Saturday, July 30, 2016

Animal cognition research is not looking our way

 I have been poking around in the scientific literature on animal cognition and found several good reference collections. Here is the first:

This lengthy article on "Animal Cognition" recently came out in the Stanford Encyclopedia of Philosophy. It has an extensive bibliography, including a lot of recent items, indicating that animal cognition is a lively topic. In fact this is a revision of an earlier article, revised to incorporate a lot of new work.

In addition to referencing journal articles, there are even a number of books, although some of these are also collections of what amount to articles. Interestingly, many of the books are published by university presses, suggesting that they are not meant for a general audience.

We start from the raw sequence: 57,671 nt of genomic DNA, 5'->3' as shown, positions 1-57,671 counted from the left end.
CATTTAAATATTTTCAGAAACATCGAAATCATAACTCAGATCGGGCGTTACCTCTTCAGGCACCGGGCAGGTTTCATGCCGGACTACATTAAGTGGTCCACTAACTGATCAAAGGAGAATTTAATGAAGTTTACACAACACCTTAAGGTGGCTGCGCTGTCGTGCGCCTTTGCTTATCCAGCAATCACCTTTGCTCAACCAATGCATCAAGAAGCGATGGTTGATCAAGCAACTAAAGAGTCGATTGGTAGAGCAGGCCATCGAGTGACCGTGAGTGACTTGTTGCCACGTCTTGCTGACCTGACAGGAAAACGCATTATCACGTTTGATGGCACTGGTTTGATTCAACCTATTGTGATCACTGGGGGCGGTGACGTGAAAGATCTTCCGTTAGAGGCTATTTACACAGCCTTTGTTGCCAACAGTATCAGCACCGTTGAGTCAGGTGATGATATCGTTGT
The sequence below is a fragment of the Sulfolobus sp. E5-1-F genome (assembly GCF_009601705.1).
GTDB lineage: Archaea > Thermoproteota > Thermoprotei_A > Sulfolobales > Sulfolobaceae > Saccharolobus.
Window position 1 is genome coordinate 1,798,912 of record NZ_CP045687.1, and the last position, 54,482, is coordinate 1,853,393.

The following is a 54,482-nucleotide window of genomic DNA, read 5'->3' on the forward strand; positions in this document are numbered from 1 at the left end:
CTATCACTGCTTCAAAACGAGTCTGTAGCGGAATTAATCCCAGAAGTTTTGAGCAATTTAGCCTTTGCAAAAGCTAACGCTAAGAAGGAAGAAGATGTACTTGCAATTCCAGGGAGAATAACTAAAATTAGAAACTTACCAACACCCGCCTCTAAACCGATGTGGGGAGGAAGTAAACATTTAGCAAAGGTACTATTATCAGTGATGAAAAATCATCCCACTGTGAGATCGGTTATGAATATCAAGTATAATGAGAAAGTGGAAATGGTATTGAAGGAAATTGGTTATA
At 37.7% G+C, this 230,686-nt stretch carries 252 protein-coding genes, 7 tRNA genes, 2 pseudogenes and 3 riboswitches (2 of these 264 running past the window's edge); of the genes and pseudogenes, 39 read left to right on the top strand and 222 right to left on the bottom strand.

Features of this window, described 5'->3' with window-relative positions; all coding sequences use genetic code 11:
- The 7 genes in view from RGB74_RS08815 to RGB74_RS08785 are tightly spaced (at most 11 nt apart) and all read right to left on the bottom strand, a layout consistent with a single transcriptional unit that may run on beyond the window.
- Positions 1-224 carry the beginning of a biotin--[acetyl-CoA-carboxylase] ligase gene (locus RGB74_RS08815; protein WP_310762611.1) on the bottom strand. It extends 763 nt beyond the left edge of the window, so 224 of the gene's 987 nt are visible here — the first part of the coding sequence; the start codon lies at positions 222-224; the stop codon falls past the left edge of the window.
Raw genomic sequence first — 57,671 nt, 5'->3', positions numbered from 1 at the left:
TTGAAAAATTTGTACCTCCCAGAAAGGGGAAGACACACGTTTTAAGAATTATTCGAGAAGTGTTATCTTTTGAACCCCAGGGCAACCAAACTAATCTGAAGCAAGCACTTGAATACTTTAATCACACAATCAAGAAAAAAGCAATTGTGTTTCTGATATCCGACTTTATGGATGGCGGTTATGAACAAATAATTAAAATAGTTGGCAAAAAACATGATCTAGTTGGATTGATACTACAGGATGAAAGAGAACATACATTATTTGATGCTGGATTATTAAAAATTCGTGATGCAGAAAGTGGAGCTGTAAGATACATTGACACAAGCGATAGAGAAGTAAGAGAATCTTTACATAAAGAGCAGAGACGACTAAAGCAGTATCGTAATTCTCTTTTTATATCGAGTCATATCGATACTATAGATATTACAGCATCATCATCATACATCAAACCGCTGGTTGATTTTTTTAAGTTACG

Then there is Cogprints, which is what is called an eprint archive, where authors post what are typically pre-publication copies of scientific journal articles, or conference presentations. Cogprints is all about cognition, which involves a wide variety of disciplines, from biology to philosophy (my field) and artificial intelligence (which I am drawing on). Fortunately these contents are organized by categories and subcategories, including one for animal cognition.

They presently have 125 papers on animal cognition here:

The important thing is that I see nothing in these extensive collections to even suggest that anyone is pursuing the approach that we are developing here. No one seems to be talking about an instinct being a body of knowledge that is then used in complex decision making. We appear to be pioneering a new line of research, a new way to think about animal behavior.

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